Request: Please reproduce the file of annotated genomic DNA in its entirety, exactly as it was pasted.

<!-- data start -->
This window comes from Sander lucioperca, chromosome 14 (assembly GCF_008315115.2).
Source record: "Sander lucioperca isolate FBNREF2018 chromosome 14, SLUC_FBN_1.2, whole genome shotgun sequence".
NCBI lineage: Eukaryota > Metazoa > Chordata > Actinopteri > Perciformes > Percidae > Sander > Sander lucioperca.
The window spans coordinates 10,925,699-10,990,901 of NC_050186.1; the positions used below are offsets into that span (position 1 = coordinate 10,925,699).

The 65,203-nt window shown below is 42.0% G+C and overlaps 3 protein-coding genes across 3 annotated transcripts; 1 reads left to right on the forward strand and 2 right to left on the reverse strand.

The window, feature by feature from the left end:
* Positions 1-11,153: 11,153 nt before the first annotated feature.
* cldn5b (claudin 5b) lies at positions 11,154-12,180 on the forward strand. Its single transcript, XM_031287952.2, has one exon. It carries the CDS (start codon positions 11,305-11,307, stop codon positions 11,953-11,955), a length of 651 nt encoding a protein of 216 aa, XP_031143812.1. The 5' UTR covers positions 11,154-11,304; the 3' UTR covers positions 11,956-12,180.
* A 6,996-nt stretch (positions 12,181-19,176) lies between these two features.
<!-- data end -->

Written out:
This window comes from Sander lucioperca, chromosome 14 (assembly GCF_008315115.2).
Source record: "Sander lucioperca isolate FBNREF2018 chromosome 14, SLUC_FBN_1.2, whole genome shotgun sequence".
NCBI lineage: Eukaryota > Metazoa > Chordata > Actinopteri > Perciformes > Percidae > Sander > Sander lucioperca.
The window spans coordinates 10,925,699-10,990,901 of NC_050186.1; the positions used below are offsets into that span (position 1 = coordinate 10,925,699).

The 65,203-nt window shown below is 42.0% G+C and overlaps 3 protein-coding genes across 3 annotated transcripts; 1 reads left to right on the forward strand and 2 right to left on the reverse strand.

The window, feature by feature from the left end:
* Positions 1-11,153: 11,153 nt before the first annotated feature.
* cldn5b (claudin 5b) lies at positions 11,154-12,180 on the forward strand. Its single transcript, XM_031287952.2, has one exon. It carries the CDS (start codon positions 11,305-11,307, stop codon positions 11,953-11,955), a length of 651 nt encoding a protein of 216 aa, XP_031143812.1. The 5' UTR covers positions 11,154-11,304; the 3' UTR covers positions 11,956-12,180.
* A 6,996-nt stretch (positions 12,181-19,176) lies between these two features.